The aftermath of Russian shelling in the city of Bakhmut in Donbas The aftermath of Russian shelling in the city of Bakhmut in Donbas 

Battles overshadow 25th anniversary NATO-Russia Accord

Battles rage in eastern Ukraine on the 25th anniversary of a crucial agreement between the NATO military alliance and Russia that helped ease East-West tensions after the Cold War.

By Stefan J. Bos    

The NATO-Russia Founding Act, signed on May 27, 1997, long ensured cooperation between the military alliance and Moscow. But on Friday, the two sides edged closer to a direct confrontation.

Several U.S. and European defense sources say NATO troops are even active in Ukraine to back the Ukrainian army in its battle against Russia's military.

Despite these efforts, the prime minister of NATO member Britain, Boris Johnson, acknowledged that Russian President Vladimir Putin is making progress in the eastern Donbas region, Ukraine's industrial heartland. "I'm afraid that Putin, at great cost to himself and to the Russian military, is continuing to chew through ground in Donbas," he told Bloomberg television. "He's continuing to make
gradual, slow, but I'm afraid palpable, progress, and therefore, it is absolutely vital that we continue to support the Ukrainians militarily," Johnson added.  

His comments came as Russian-backed separatists claimed Friday to have taken control of the city of Lyman in Ukraine's eastern Donetsk area, which is part of the Donbas region.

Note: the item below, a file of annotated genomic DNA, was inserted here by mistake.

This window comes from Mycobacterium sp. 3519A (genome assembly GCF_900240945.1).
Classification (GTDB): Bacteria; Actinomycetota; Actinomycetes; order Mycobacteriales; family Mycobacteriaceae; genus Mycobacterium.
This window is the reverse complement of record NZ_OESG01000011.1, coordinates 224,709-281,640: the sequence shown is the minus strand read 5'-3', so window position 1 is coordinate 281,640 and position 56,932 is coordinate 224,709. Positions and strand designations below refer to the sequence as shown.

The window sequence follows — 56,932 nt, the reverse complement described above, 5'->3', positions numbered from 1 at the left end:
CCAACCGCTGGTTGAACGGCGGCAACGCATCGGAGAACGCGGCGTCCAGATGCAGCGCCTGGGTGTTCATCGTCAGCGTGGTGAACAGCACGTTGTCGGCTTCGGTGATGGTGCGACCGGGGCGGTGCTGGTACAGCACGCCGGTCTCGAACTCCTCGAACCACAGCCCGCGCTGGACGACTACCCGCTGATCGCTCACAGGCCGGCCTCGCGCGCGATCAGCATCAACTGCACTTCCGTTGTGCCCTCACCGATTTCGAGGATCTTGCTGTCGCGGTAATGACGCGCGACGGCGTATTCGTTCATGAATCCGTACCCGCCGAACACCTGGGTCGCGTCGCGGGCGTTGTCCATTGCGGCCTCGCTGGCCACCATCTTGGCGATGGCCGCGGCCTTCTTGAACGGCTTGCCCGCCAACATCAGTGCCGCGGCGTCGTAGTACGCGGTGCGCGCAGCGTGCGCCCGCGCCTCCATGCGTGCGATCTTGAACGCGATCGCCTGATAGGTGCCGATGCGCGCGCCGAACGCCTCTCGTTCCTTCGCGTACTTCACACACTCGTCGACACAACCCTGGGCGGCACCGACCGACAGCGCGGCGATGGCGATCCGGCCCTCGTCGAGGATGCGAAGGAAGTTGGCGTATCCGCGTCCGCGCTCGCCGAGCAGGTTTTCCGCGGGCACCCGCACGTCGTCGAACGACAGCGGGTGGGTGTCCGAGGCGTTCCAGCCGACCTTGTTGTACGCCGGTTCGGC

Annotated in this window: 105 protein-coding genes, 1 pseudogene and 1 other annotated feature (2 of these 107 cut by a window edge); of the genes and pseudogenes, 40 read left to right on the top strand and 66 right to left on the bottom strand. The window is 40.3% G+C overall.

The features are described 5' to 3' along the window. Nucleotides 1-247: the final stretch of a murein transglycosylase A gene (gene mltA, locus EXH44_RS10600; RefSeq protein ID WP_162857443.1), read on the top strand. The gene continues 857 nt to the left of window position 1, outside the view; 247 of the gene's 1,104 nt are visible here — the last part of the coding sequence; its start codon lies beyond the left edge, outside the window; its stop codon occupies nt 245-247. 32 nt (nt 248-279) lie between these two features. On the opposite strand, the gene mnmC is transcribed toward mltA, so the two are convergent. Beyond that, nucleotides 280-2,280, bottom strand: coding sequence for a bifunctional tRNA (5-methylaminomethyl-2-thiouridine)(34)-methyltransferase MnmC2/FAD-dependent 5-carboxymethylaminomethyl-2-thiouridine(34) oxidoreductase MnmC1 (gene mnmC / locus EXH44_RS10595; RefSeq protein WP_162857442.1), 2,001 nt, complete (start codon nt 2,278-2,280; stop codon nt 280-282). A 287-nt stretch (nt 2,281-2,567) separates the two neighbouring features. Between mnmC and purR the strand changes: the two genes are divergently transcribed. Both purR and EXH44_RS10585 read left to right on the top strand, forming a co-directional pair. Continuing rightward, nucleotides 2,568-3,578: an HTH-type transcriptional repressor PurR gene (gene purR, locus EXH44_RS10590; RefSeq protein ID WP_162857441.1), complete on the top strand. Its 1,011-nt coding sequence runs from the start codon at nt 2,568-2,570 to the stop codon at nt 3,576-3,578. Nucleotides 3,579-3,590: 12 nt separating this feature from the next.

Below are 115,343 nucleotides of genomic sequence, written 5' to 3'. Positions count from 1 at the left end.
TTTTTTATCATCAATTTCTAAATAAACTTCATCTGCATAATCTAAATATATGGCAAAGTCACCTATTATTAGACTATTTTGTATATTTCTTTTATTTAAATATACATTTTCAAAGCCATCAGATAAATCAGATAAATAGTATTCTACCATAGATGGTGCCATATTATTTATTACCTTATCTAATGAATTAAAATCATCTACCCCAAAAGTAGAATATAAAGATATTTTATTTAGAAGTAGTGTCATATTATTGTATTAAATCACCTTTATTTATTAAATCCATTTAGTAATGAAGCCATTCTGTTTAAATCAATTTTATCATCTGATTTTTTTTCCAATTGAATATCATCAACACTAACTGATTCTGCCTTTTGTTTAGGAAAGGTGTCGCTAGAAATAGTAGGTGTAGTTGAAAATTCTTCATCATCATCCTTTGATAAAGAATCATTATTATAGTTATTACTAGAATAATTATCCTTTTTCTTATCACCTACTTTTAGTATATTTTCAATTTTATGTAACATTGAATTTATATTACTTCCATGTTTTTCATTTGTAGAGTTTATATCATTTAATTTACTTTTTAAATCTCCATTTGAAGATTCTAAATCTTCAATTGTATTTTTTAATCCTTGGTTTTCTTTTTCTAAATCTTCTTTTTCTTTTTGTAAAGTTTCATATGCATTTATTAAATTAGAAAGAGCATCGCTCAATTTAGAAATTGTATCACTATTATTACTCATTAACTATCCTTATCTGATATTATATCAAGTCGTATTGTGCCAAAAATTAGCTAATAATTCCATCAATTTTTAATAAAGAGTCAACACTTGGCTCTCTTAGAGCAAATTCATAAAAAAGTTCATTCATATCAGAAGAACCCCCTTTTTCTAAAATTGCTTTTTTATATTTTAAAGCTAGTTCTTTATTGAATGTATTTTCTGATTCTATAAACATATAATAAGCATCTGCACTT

Ukrainian President Volodymyr Zelensky warned that Donbas could be emptied of its population amid relentless Russian shelling. He warned that, "the current offensive by the occupiers in the Donbas could make the region uninhabited. They want to turn the towns of Popasna, Bakhmut, Lyman, Lysyschansk, and Sievierodonetsk into smoldering ashes. Like they did with the towns of Volnovakha and Mariupol."

All this, Zelensky added, "including the deportation of our people, and the mass killings of civilians is an obvious policy of genocide pursued by Russia."

World appeal

The president stressed that the world should keep pressure on Russia and "not delay" with debates or "show weakness" with compromises that he claims "mean more Ukrainians will be killed."        

Clashes also continue elsewhere, including around Ukraine's second largest city, Kharkiv, in the country's northeast. President Zelensky said Kharkiv was also hit, killing at least nine people, including a five-month-old child and the father, while nearly two dozen people were injured.

The president said attacks are also ongoing in the region and the country's south. Additionally, at least ten people reportedly died, and more than 30 were injured overnight in the eastern Dnipro area.

Officials said three missiles launched from Russia struck a military base there, and rescuers were sifting through the debris, looking for people.

The latest victims added to a rising death toll in a war that is believed to have claimed at least tens of thousands of people.

More than three months after Europe's most extensive battle since World War Two began, there were no signs Friday that the Russian invasion of Ukraine would end any time soon.  

Listen to the report by Stefan Bos

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27 May 2022, 21:19